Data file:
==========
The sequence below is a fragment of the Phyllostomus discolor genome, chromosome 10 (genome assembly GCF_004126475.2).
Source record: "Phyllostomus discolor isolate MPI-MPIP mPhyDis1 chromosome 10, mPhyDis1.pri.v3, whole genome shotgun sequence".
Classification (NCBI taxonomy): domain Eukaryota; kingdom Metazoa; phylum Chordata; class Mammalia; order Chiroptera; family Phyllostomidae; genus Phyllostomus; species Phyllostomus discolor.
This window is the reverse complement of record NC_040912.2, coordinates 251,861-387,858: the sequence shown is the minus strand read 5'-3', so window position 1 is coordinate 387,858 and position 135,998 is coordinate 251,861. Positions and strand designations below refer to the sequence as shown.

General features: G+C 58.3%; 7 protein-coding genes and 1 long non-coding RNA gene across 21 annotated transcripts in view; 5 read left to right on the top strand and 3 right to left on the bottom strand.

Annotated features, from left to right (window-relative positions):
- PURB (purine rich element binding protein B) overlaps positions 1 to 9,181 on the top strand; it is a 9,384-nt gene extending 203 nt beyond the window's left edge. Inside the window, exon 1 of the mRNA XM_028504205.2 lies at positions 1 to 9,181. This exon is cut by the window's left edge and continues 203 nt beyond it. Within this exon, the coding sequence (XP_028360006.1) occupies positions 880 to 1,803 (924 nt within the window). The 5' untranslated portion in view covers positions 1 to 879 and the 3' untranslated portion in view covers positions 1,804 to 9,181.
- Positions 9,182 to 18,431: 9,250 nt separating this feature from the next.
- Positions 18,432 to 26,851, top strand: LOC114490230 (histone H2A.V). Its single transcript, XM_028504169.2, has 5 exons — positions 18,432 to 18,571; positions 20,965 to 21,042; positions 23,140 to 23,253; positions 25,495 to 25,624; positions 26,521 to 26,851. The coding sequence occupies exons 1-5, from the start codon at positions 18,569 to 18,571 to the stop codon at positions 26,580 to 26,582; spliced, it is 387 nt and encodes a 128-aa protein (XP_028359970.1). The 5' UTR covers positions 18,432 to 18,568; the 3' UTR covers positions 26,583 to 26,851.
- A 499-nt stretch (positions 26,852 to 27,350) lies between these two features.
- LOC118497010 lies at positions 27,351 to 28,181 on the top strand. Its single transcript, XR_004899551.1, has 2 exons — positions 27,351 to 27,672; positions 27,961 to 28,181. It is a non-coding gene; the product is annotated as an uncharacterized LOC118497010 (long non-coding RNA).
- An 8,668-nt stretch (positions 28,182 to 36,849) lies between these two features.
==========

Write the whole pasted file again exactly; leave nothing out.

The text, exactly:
The sequence below is a fragment of the Phyllostomus discolor genome, chromosome 10 (genome assembly GCF_004126475.2).
Source record: "Phyllostomus discolor isolate MPI-MPIP mPhyDis1 chromosome 10, mPhyDis1.pri.v3, whole genome shotgun sequence".
Classification (NCBI taxonomy): domain Eukaryota; kingdom Metazoa; phylum Chordata; class Mammalia; order Chiroptera; family Phyllostomidae; genus Phyllostomus; species Phyllostomus discolor.
This window is the reverse complement of record NC_040912.2, coordinates 251,861-387,858: the sequence shown is the minus strand read 5'-3', so window position 1 is coordinate 387,858 and position 135,998 is coordinate 251,861. Positions and strand designations below refer to the sequence as shown.

General features: G+C 58.3%; 7 protein-coding genes and 1 long non-coding RNA gene across 21 annotated transcripts in view; 5 read left to right on the top strand and 3 right to left on the bottom strand.

Annotated features, from left to right (window-relative positions):
- PURB (purine rich element binding protein B) overlaps positions 1 to 9,181 on the top strand; it is a 9,384-nt gene extending 203 nt beyond the window's left edge. Inside the window, exon 1 of the mRNA XM_028504205.2 lies at positions 1 to 9,181. This exon is cut by the window's left edge and continues 203 nt beyond it. Within this exon, the coding sequence (XP_028360006.1) occupies positions 880 to 1,803 (924 nt within the window). The 5' untranslated portion in view covers positions 1 to 879 and the 3' untranslated portion in view covers positions 1,804 to 9,181.
- Positions 9,182 to 18,431: 9,250 nt separating this feature from the next.
- Positions 18,432 to 26,851, top strand: LOC114490230 (histone H2A.V). Its single transcript, XM_028504169.2, has 5 exons — positions 18,432 to 18,571; positions 20,965 to 21,042; positions 23,140 to 23,253; positions 25,495 to 25,624; positions 26,521 to 26,851. The coding sequence occupies exons 1-5, from the start codon at positions 18,569 to 18,571 to the stop codon at positions 26,580 to 26,582; spliced, it is 387 nt and encodes a 128-aa protein (XP_028359970.1). The 5' UTR covers positions 18,432 to 18,568; the 3' UTR covers positions 26,583 to 26,851.
- A 499-nt stretch (positions 26,852 to 27,350) lies between these two features.
- LOC118497010 lies at positions 27,351 to 28,181 on the top strand. Its single transcript, XR_004899551.1, has 2 exons — positions 27,351 to 27,672; positions 27,961 to 28,181. It is a non-coding gene; the product is annotated as an uncharacterized LOC118497010 (long non-coding RNA).
- An 8,668-nt stretch (positions 28,182 to 36,849) lies between these two features.